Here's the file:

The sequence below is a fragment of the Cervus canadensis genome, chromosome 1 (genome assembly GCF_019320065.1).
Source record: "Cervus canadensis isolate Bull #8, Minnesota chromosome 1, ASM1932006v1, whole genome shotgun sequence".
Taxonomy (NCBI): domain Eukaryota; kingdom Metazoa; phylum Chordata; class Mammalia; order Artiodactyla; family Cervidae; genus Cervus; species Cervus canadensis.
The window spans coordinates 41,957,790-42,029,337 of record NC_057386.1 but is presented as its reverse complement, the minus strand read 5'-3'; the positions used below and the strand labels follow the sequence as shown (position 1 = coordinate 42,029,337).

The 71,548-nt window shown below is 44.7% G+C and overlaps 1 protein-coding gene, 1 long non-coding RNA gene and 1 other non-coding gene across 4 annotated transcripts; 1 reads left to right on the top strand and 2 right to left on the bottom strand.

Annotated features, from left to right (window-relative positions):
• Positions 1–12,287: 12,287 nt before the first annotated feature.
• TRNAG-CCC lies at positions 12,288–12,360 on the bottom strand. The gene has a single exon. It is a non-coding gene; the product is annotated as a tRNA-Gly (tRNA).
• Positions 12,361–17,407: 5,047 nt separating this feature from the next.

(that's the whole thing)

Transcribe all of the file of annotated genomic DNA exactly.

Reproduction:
The sequence below is a fragment of the Cervus canadensis genome, chromosome 1 (genome assembly GCF_019320065.1).
Source record: "Cervus canadensis isolate Bull #8, Minnesota chromosome 1, ASM1932006v1, whole genome shotgun sequence".
Taxonomy (NCBI): domain Eukaryota; kingdom Metazoa; phylum Chordata; class Mammalia; order Artiodactyla; family Cervidae; genus Cervus; species Cervus canadensis.
The window spans coordinates 41,957,790-42,029,337 of record NC_057386.1 but is presented as its reverse complement, the minus strand read 5'-3'; the positions used below and the strand labels follow the sequence as shown (position 1 = coordinate 42,029,337).

The 71,548-nt window shown below is 44.7% G+C and overlaps 1 protein-coding gene, 1 long non-coding RNA gene and 1 other non-coding gene across 4 annotated transcripts; 1 reads left to right on the top strand and 2 right to left on the bottom strand.

Annotated features, from left to right (window-relative positions):
• Positions 1–12,287: 12,287 nt before the first annotated feature.
• TRNAG-CCC lies at positions 12,288–12,360 on the bottom strand. The gene has a single exon. It is a non-coding gene; the product is annotated as a tRNA-Gly (tRNA).
• Positions 12,361–17,407: 5,047 nt separating this feature from the next.